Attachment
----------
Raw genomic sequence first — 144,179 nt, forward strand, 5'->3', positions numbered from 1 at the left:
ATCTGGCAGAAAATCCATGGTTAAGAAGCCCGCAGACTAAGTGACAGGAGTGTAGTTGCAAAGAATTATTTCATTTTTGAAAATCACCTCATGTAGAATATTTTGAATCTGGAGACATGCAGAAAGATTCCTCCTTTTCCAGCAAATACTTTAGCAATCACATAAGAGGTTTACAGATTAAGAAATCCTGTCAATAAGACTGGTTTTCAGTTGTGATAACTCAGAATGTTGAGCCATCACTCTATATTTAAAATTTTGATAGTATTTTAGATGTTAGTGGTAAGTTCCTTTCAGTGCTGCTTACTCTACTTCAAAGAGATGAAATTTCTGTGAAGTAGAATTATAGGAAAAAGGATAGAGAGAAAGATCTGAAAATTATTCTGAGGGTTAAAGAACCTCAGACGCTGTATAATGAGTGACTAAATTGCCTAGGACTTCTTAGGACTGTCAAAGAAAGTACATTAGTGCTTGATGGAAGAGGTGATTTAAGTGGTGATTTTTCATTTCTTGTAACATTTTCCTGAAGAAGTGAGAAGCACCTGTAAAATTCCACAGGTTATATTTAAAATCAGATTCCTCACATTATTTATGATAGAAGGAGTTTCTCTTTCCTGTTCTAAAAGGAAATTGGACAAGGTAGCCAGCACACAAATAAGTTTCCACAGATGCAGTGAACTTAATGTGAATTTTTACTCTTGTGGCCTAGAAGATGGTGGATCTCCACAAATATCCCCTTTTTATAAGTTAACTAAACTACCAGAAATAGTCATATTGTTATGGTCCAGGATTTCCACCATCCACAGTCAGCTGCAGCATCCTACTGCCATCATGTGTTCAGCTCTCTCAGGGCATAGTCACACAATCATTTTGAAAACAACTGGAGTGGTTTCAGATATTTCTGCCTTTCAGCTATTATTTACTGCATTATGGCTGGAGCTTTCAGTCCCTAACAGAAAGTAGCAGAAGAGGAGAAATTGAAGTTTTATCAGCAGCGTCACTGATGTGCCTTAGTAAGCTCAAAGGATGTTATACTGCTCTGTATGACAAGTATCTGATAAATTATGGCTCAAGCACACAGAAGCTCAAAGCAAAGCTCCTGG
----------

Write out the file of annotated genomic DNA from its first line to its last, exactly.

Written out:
Raw genomic sequence first — 144,179 nt, forward strand, 5'->3', positions numbered from 1 at the left:
ATCTGGCAGAAAATCCATGGTTAAGAAGCCCGCAGACTAAGTGACAGGAGTGTAGTTGCAAAGAATTATTTCATTTTTGAAAATCACCTCATGTAGAATATTTTGAATCTGGAGACATGCAGAAAGATTCCTCCTTTTCCAGCAAATACTTTAGCAATCACATAAGAGGTTTACAGATTAAGAAATCCTGTCAATAAGACTGGTTTTCAGTTGTGATAACTCAGAATGTTGAGCCATCACTCTATATTTAAAATTTTGATAGTATTTTAGATGTTAGTGGTAAGTTCCTTTCAGTGCTGCTTACTCTACTTCAAAGAGATGAAATTTCTGTGAAGTAGAATTATAGGAAAAAGGATAGAGAGAAAGATCTGAAAATTATTCTGAGGGTTAAAGAACCTCAGACGCTGTATAATGAGTGACTAAATTGCCTAGGACTTCTTAGGACTGTCAAAGAAAGTACATTAGTGCTTGATGGAAGAGGTGATTTAAGTGGTGATTTTTCATTTCTTGTAACATTTTCCTGAAGAAGTGAGAAGCACCTGTAAAATTCCACAGGTTATATTTAAAATCAGATTCCTCACATTATTTATGATAGAAGGAGTTTCTCTTTCCTGTTCTAAAAGGAAATTGGACAAGGTAGCCAGCACACAAATAAGTTTCCACAGATGCAGTGAACTTAATGTGAATTTTTACTCTTGTGGCCTAGAAGATGGTGGATCTCCACAAATATCCCCTTTTTATAAGTTAACTAAACTACCAGAAATAGTCATATTGTTATGGTCCAGGATTTCCACCATCCACAGTCAGCTGCAGCATCCTACTGCCATCATGTGTTCAGCTCTCTCAGGGCATAGTCACACAATCATTTTGAAAACAACTGGAGTGGTTTCAGATATTTCTGCCTTTCAGCTATTATTTACTGCATTATGGCTGGAGCTTTCAGTCCCTAACAGAAAGTAGCAGAAGAGGAGAAATTGAAGTTTTATCAGCAGCGTCACTGATGTGCCTTAGTAAGCTCAAAGGATGTTATACTGCTCTGTATGACAAGTATCTGATAAATTATGGCTCAAGCACACAGAAGCTCAAAGCAAAGCTCCTGG